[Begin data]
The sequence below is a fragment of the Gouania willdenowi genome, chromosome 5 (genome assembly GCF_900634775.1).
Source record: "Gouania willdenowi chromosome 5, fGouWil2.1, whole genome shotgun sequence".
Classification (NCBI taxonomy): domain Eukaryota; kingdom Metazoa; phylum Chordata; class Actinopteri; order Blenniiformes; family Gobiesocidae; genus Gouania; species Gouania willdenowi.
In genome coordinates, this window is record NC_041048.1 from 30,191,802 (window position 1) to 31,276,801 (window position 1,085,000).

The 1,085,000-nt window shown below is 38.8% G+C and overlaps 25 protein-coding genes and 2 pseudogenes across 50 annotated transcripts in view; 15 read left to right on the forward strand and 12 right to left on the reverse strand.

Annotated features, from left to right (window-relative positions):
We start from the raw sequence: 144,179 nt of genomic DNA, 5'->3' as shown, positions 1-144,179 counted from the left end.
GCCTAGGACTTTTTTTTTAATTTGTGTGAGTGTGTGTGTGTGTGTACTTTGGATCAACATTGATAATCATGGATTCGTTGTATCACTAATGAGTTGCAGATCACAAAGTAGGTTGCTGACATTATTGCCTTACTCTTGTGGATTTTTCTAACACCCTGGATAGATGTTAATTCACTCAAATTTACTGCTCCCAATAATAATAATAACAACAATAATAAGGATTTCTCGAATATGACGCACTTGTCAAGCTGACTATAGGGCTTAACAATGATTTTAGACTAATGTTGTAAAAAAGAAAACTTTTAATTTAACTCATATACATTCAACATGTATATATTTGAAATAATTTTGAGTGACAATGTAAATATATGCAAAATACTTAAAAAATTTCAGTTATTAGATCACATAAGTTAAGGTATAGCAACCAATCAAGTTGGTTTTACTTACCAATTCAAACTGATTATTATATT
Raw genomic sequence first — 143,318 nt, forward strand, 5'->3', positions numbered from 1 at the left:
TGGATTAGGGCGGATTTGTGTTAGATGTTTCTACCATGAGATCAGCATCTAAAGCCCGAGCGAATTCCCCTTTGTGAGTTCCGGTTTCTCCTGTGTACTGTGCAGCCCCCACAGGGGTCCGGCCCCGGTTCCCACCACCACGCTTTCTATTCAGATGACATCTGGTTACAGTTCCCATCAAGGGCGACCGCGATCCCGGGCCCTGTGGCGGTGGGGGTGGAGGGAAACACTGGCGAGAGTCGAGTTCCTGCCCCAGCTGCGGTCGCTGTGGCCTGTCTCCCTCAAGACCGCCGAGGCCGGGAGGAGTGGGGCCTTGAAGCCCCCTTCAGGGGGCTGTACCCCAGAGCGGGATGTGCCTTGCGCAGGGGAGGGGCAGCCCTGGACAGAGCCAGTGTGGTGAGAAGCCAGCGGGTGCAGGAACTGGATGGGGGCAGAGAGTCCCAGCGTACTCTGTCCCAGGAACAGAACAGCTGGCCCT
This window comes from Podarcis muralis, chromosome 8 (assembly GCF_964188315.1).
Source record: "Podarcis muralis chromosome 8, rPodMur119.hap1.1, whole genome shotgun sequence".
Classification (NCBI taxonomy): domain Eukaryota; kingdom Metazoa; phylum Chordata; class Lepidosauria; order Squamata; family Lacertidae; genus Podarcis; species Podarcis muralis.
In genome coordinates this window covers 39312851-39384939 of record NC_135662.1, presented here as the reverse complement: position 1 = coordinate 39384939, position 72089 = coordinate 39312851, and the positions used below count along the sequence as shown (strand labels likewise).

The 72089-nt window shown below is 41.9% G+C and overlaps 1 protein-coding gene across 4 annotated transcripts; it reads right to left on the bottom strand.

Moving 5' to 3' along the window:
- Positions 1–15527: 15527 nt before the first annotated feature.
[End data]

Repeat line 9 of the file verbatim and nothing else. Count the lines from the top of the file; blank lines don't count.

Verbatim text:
Raw genomic sequence first — 143,318 nt, forward strand, 5'->3', positions numbered from 1 at the left: